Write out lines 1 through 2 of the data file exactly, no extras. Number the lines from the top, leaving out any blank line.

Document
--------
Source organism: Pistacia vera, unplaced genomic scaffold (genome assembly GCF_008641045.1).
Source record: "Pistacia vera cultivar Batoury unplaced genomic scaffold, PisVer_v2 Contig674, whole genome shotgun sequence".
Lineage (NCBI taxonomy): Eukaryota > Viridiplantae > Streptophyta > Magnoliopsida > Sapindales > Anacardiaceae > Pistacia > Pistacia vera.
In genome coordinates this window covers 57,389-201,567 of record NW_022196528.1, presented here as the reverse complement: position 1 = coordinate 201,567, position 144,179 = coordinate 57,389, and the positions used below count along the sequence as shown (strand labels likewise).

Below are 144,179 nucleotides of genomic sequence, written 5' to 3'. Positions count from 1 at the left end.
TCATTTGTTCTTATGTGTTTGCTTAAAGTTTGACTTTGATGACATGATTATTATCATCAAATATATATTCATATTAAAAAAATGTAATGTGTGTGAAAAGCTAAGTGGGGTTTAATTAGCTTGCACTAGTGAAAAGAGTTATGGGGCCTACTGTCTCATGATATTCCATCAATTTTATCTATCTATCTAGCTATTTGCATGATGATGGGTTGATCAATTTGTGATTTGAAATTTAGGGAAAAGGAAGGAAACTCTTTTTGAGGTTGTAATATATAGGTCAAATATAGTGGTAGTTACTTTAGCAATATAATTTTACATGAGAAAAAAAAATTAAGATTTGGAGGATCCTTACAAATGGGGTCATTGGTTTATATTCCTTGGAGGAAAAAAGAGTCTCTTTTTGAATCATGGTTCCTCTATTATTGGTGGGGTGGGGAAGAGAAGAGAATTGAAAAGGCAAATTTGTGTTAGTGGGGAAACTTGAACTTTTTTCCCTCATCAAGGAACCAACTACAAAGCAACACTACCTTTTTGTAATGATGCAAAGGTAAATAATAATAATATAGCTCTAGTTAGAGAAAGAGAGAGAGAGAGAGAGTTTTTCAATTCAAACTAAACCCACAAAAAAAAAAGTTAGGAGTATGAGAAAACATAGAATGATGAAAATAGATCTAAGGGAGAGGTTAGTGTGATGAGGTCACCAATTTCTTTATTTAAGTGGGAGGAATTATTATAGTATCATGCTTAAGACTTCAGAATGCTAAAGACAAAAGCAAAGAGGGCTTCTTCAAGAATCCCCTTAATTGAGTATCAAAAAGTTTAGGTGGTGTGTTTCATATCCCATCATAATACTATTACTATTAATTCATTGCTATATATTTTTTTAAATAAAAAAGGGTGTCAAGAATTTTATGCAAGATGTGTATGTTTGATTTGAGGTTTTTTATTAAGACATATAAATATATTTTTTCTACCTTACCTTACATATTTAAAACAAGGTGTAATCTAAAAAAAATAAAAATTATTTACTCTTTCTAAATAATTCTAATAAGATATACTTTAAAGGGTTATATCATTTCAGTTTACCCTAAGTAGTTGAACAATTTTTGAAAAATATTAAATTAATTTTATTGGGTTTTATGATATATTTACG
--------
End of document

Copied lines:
Source organism: Pistacia vera, unplaced genomic scaffold (genome assembly GCF_008641045.1).
Source record: "Pistacia vera cultivar Batoury unplaced genomic scaffold, PisVer_v2 Contig674, whole genome shotgun sequence".